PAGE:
Academic journal article Journal of Singing

A Conversation with William Sharp, Part 2

Academic journal article Journal of Singing

A Conversation with William Sharp, Part 2

Article excerpt

SITTING ON THE PORCH of the concert hall at the Yellow Barn Music School and Festival, William Sharp and I continued our conversation . . .

Leslie Holmes: Do you know Paul Sperry well?

William Sharp: Yes. I saw him earlier in the summer.

LH: I'd love to see the two of you performing together. This Ives recording that you, he, Mary Ann Hart, and Dora Orenstein made is such a gift to us all.

WS: There's some good stuff on that recording.

LH: Since Ives was really the person to bring the American song out of the parlor, to have this recording of all of his music, really is a gift.

WS: Yeah. It's an interesting thing. I really like singing Ives, but, again, Ives is not for everybody.

LH: And the songs are so different. You could pick two that you really liked that you couldn't sing, and two that you really liked that you could sing easily. And, for the pianist, the accompaniments are just so different. Some are extraordinarily difficult, and some are quite simple.

WS: You were talking about parlor music. I think Ives really, actually, liked to write parlor music. Sometimes he would mess it up. A lot of the Ives songs that I always really liked are the ones that don't have wrong notes in them-dissonant, jarring harmonies. I like those, too, but I've always loved the simple ones, like "An Old Flame." I think he was embarrassed to write nice music. He thought that only sissies would write music like that, and so he messed them up.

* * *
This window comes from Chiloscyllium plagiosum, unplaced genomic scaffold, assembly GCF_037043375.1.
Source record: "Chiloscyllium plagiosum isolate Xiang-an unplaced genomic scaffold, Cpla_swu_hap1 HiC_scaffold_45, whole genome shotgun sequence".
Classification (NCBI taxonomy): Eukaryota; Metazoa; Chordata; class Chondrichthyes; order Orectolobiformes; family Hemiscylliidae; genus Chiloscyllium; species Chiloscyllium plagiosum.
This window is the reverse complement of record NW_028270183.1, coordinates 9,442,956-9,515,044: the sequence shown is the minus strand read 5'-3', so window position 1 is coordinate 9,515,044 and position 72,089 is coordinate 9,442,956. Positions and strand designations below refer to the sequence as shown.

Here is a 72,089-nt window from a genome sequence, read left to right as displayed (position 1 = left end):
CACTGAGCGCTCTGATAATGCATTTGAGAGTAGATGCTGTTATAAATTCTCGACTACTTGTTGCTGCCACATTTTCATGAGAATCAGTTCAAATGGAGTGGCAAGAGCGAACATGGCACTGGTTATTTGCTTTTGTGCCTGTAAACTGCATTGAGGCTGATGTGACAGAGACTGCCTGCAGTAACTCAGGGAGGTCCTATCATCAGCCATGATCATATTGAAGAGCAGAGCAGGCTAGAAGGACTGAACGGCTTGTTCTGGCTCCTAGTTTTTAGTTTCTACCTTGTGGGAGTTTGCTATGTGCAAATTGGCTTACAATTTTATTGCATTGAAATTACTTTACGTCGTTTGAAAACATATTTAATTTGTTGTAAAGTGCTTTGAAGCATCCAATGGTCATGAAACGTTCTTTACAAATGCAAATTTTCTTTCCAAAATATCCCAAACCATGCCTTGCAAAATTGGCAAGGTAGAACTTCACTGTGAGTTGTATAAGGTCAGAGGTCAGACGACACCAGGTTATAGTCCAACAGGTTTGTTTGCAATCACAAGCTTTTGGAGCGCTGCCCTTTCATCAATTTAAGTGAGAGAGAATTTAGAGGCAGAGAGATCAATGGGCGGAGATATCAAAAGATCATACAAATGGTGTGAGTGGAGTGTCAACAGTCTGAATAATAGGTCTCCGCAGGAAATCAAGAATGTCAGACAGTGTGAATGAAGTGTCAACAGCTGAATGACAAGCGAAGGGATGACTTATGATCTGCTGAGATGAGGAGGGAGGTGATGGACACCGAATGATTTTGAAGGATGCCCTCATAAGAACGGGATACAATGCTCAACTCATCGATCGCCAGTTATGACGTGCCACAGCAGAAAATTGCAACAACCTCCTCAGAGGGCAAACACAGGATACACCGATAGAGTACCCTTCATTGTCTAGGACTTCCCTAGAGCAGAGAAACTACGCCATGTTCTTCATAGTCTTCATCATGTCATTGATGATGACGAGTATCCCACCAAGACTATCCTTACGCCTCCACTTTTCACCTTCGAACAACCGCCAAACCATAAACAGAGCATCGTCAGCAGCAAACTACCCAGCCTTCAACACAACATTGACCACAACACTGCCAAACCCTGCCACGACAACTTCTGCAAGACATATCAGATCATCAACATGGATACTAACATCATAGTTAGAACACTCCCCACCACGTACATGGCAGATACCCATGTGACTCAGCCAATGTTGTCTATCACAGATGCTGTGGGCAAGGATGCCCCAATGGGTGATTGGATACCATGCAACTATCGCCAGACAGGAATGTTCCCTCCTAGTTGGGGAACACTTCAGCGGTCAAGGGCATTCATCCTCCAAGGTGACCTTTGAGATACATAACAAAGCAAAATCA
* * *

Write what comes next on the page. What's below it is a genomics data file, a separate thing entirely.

LH: It sounds as if you do a lot of research on what you're singing.

WS: I do. I don't always remember it. Instead of a steel trap for a mind, I think I just have a sieve. But I like to know about the stuff that I'm singing, and I have, at times, read a lot about Ives.

LH: How did you select the composers for your recording of American songs that got the Grammy nomination?

WS: Just, sort of, by fishing around. Steve and I had done a little bit of Paul Bowles, so we went and looked at more. I think there's more Paul Bowles than anything else [on this recording]. We picked some that we liked, that we hadn't heard recorded before-although some of them had been. We did all of the Blue Mountain Ballads, which were, at the time, the only Paul Bowles songs that were in print.

LH: Yes, those are the only ones I have.

WS: There is a book of Paul Bowles-that has gone out of print again-that you can find in libraries. We just looked for stuff. It was the same with Virgil Thomson. I like Virgil Thomson. There are a lot of people who really don't.

LH: Did you meet him?

WS: Yes. Speaking of the NATS Convention in 2000, I sang at it. I gave a concert of American songs on the fourth of July. John Musto played. I don't know if you remember, but we did the Four Songs of William Blake by Virgil Thomson. I knew that John hates Virgil Thomson's music. He just can't stand it. John Musto is a genius-music just comes out of his pores. If he sees a musical instrument he can't not pick it up and start playing it. The only musical blunder I have ever heard John Musto make was at the beginning of one of those Virgil Thomson songs. He just played it at twice the tempo. He couldn't get this piece into his head, because he hated it so much.

LH: As Ned Rorem would say, "It didn't speak to his condition."

WS: It did not speak to his condition. He just is not interested. And so, it taught me a lesson . . . don't ask him to do it. I'd rather do music with John than with almost anyone else.

LH: Have you thought of including any Rorem?

WS: I like Ned, and I've sung some of his music. I've sung the Santa Fe Songs and like them. And I've sung a chamber piece that he wrote for guitar, voice, and cello. I love "The Lordly Hudson." I think it's a great song. I have since come to admire, and really love, a few others.

LH: He told me to sing The Nantucket Songs. They are really wonderful. …

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